Reviewed by Chizuru Saeki (History Department, Bowling Green State University)
Published on H-US-Japan (July, 2001)
Exceptionality as the Victim
Exceptionality as the Victim
In this book James J. Orr analyzes the increasing consciousness of victimhood among the Japanese after 1945 and through the 1960s. According to Orr, several elements such as Supreme Commander for the Allied Powers (SCAP) occupation policy, the Lucky Dragon Incident of 1954, the publication of literature and film, and education (in particular the rewriting of school textbooks), contributed to the shaping of Japan's image as victim. Orr also describes the movement for the compensation of dispossessed landlords, repatriates, and atomic bomb victims.
Orr discusses the influence of SCAP's policy. He especially focuses on the International Military Tribunal for the Far East (IMTFE), which exempted the Emperor from prosecution and gave death sentences to A-class criminals, including General Tojo. According to Orr, the IMTFE made Tojo and other wartime Japanese military government leaders responsible for leading the nation to war. At the same time, the image of Emperor Hirohito was converted into an innocent and sanctified figure, who was deceived by military leaders during the war. By discussing SCAP's policy to avoid the possibility of guerrilla warfare and pursue peaceful unification, Orr introduces an episode in which MacArthur himself engaged in spreading a purified image of Hirohito. For the Japanese, the government and the Emperor's advisors also promoted the propaganda that the Emperor knew nothing in advance about the attack on Pearl Harbor.
Nevertheless, Orr's argument about the transformation the of Japanese people's image seems oversimplified without assessing U.S. public opinion polls and newspapers. As John Dower mentions in his book War without Mercy, this transformation is comparable in Germany where Hitler was regarded as the only "vice" which misled the nation and Germans. On the other hand, Japanese people as an entity was regarded as racially hostile and subhuman during World War II. General Tojo was not portrayed as a prominent figure such as Hitler or Mussolini. Just after the war, the U.S. mass media still continued to portray the Japanese as brutal subhuman beings. Furthermore, it is hardly agreeable that the Japanese people could accept the sense of defeat so soon after the arrival of SCAP. For instance, the Japanese newspapers often preferred expressions such as "Japan's unavoidable war's end", instead of using the word defeat. Before arguing the rise of victimhood, Orr's analysis first needs to discuss Japan's struggle to accept the defeat. Furthermore, the wartime ideology of the Yamoto race (which situated the Japanese as first among the other Asian races and as the sacred nation), was not so easily eradicated by SCAP's intervention in postwar Japanese politics.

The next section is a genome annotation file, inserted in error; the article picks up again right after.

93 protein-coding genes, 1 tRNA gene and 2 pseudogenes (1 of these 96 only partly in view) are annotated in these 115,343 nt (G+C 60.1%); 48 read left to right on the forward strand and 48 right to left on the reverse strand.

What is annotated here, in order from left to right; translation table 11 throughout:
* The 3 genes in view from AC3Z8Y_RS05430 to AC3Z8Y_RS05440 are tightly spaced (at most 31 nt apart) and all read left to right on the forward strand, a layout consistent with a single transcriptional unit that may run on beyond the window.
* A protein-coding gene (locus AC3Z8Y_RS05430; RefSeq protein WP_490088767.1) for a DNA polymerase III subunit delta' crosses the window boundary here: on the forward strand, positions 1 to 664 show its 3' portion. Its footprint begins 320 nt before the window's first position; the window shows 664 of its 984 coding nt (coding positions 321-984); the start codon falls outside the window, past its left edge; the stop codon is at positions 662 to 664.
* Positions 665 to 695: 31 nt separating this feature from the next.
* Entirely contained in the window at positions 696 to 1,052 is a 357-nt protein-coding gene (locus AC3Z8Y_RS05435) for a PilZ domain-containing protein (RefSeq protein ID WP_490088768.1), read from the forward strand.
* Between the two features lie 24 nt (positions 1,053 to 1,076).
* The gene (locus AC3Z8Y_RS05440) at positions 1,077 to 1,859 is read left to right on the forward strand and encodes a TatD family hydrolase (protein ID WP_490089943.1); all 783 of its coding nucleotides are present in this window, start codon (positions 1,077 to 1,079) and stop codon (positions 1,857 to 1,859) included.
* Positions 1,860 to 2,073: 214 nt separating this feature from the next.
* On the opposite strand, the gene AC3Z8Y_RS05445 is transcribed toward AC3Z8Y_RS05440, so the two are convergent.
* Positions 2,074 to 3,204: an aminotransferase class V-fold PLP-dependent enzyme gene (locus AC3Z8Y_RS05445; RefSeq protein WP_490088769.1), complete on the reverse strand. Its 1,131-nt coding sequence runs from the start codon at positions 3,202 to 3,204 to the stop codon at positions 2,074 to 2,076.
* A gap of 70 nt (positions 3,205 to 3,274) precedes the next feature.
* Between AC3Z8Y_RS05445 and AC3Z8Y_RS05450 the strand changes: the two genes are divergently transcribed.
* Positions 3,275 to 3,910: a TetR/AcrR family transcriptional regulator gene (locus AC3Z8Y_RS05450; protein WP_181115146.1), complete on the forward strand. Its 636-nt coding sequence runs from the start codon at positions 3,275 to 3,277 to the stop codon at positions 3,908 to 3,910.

Another important factor presented by Orr, which transformed the Japanese image as a war victim, emphasizes Japans experience of the Hiroshima and Nagaski bombings, which created Japananese exceptionalism as the only country to have experienced the nuclear bomb in the Cold War context. Moreover, as Orr argues, it is certain that the Lucky Dragon Incident of 1954 escalated Japan's image as the victim of the hydrogen bomb experiments. In addition, we cannot ignore the Japanese people's growing nuclear paranoia in the 1960s when the gigantic American nuclear aircraft carrier Enterprise entered Sasebo in 1967. Until the Enterprise sailed for Vietnam on January 23, 1968, it brought huge protestS from radical students, labor leaders, and anti-Vietnam War protest groups.
Orr repeatedly discusses how the Japanese people came to be conscious of their victimhood by the Japanese military government through SCAP's occupation policy in the postwar. Then, he describes how they started asking the Japanese government to take the responsibility for its conduct during the war. The grass roots movement, demanding the compensation for atomic bomb victims and the pension for dispossessed landlords and repatriates, enhanced the Japanese people's sense of being victimized. Nevertheless, progressing into the 1960s, the Japanese anti-Vietnam movement and student riots, which led to the cancellation of Eisenhower's visit to Japan were caused not only by Japanese people's resentment against the Japanese government but also by their criticism of the U.S. government's contradictory liberal democratization foreign policy in Asia. Here, the concept of victimhood among Japanese people had clearly shifted from the victim of wartime military government to the victim of the U.S. foreign policy, which would bring Japan's unwanted involvement in the Vietnam War.
Orr did an excellent job of taking on the challenge of examining the controversial topic of the emergence of the concept of victimhood in Japan. It could be the first historiographical work of this topic. In particular, his research about the Japanese school textbooks during the mid 1940s through the 1970s explains the shift of Japanese government policy toward other parts of Asia and the United States. Moreover, his comparison of the text among high school, junior high, and elementary schools is very intriguing. Furthermore, his analysis about the sense of victim among different generations shows us the clear shift of US-Japan foreign relations up to today. Orr's great contribution in this field will surely stimulate a hot debate among historians, veterans, politicians, grass roots nuclear protest groups, and ordinary citizens from both the Japanese and American sides.
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Chizuru Saeki. Review of Orr, James J., The Victim as Hero.
H-US-Japan, H-Net Reviews.
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